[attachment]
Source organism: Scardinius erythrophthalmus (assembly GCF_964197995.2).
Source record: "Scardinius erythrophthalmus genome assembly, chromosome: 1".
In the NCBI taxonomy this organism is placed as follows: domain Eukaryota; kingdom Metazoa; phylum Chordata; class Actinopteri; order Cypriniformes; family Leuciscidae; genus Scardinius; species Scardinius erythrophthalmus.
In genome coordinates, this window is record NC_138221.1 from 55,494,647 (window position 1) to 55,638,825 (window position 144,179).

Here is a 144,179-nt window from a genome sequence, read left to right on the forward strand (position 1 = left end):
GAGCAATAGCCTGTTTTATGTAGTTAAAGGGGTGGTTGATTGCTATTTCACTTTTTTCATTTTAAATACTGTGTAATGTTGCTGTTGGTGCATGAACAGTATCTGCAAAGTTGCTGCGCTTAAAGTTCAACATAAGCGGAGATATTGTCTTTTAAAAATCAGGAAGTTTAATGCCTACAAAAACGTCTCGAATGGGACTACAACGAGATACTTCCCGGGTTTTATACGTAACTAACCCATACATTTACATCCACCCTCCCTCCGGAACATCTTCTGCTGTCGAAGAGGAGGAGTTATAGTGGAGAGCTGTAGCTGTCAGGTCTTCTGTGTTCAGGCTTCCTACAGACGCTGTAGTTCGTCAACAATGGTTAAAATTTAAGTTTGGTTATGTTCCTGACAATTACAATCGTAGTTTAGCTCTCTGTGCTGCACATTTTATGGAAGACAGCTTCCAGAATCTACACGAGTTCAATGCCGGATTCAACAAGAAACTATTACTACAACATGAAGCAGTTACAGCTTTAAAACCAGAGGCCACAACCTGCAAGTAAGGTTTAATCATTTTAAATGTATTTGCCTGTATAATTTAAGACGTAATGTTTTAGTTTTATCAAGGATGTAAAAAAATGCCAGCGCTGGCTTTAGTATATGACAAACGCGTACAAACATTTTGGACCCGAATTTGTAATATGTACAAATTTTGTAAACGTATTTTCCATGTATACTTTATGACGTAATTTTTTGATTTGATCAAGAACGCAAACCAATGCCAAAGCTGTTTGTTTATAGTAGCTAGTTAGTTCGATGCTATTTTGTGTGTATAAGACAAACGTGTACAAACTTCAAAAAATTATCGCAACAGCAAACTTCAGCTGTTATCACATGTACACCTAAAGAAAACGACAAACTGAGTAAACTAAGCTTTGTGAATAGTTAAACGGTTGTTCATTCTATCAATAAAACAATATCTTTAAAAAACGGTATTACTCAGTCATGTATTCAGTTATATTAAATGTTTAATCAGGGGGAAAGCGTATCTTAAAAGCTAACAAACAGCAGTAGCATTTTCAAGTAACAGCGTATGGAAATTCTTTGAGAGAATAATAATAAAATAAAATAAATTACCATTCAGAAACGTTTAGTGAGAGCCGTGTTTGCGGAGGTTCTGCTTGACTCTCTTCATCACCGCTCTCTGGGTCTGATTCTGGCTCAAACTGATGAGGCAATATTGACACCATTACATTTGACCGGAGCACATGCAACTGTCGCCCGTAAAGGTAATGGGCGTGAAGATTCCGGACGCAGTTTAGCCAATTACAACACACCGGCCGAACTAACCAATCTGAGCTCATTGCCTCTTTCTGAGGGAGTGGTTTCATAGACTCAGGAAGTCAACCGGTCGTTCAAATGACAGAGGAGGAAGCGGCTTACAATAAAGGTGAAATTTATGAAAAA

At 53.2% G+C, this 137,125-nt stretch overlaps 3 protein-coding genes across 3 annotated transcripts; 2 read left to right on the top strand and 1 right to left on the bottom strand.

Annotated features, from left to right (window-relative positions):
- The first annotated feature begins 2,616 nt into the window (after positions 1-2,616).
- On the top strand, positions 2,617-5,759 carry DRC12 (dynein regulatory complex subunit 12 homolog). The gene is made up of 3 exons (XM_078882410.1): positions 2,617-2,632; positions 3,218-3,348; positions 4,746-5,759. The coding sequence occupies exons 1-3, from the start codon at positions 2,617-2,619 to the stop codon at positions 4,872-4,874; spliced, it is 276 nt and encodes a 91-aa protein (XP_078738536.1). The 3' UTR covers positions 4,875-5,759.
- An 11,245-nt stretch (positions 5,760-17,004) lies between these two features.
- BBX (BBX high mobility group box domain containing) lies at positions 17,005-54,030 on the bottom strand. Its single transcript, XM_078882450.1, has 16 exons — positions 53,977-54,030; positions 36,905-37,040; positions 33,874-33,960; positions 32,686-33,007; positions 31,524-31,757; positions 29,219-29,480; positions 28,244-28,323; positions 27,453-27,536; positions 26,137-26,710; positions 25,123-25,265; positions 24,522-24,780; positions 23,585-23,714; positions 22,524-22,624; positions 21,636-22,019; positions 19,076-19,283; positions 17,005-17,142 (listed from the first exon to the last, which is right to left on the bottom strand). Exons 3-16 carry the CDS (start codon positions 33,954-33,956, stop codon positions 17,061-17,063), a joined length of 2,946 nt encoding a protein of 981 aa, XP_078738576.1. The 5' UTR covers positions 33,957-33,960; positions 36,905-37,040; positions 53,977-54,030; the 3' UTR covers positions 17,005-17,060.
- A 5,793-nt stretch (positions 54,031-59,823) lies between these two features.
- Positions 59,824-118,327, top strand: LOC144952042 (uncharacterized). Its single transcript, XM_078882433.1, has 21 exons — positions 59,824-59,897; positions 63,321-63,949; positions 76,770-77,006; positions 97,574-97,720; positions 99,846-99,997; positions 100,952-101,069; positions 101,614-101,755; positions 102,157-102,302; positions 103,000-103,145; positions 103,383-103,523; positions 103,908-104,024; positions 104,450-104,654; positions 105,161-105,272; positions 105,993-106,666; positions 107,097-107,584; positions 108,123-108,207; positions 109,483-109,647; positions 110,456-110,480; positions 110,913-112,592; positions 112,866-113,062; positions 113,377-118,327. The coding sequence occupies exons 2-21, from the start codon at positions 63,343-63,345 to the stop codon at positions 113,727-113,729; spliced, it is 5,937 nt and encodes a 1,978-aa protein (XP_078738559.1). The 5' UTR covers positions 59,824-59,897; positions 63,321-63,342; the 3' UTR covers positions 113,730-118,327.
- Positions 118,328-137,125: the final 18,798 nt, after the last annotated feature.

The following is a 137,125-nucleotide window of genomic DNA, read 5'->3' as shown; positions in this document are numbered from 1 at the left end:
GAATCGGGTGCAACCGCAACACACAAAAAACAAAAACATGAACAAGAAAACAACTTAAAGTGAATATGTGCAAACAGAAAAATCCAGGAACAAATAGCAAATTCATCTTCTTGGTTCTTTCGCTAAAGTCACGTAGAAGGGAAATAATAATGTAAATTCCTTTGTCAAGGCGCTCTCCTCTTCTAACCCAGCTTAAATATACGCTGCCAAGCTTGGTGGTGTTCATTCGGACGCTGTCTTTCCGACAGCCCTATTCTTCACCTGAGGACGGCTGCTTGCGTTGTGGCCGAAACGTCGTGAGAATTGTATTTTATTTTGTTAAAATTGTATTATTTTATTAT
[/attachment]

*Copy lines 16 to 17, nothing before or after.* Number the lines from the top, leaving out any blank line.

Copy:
The following is a 137,125-nucleotide window of genomic DNA, read 5'->3' as shown; positions in this document are numbered from 1 at the left end:
GAATCGGGTGCAACCGCAACACACAAAAAACAAAAACATGAACAAGAAAACAACTTAAAGTGAATATGTGCAAACAGAAAAATCCAGGAACAAATAGCAAATTCATCTTCTTGGTTCTTTCGCTAAAGTCACGTAGAAGGGAAATAATAATGTAAATTCCTTTGTCAAGGCGCTCTCCTCTTCTAACCCAGCTTAAATATACGCTGCCAAGCTTGGTGGTGTTCATTCGGACGCTGTCTTTCCGACAGCCCTATTCTTCACCTGAGGACGGCTGCTTGCGTTGTGGCCGAAACGTCGTGAGAATTGTATTTTATTTTGTTAAAATTGTATTATTTTATTAT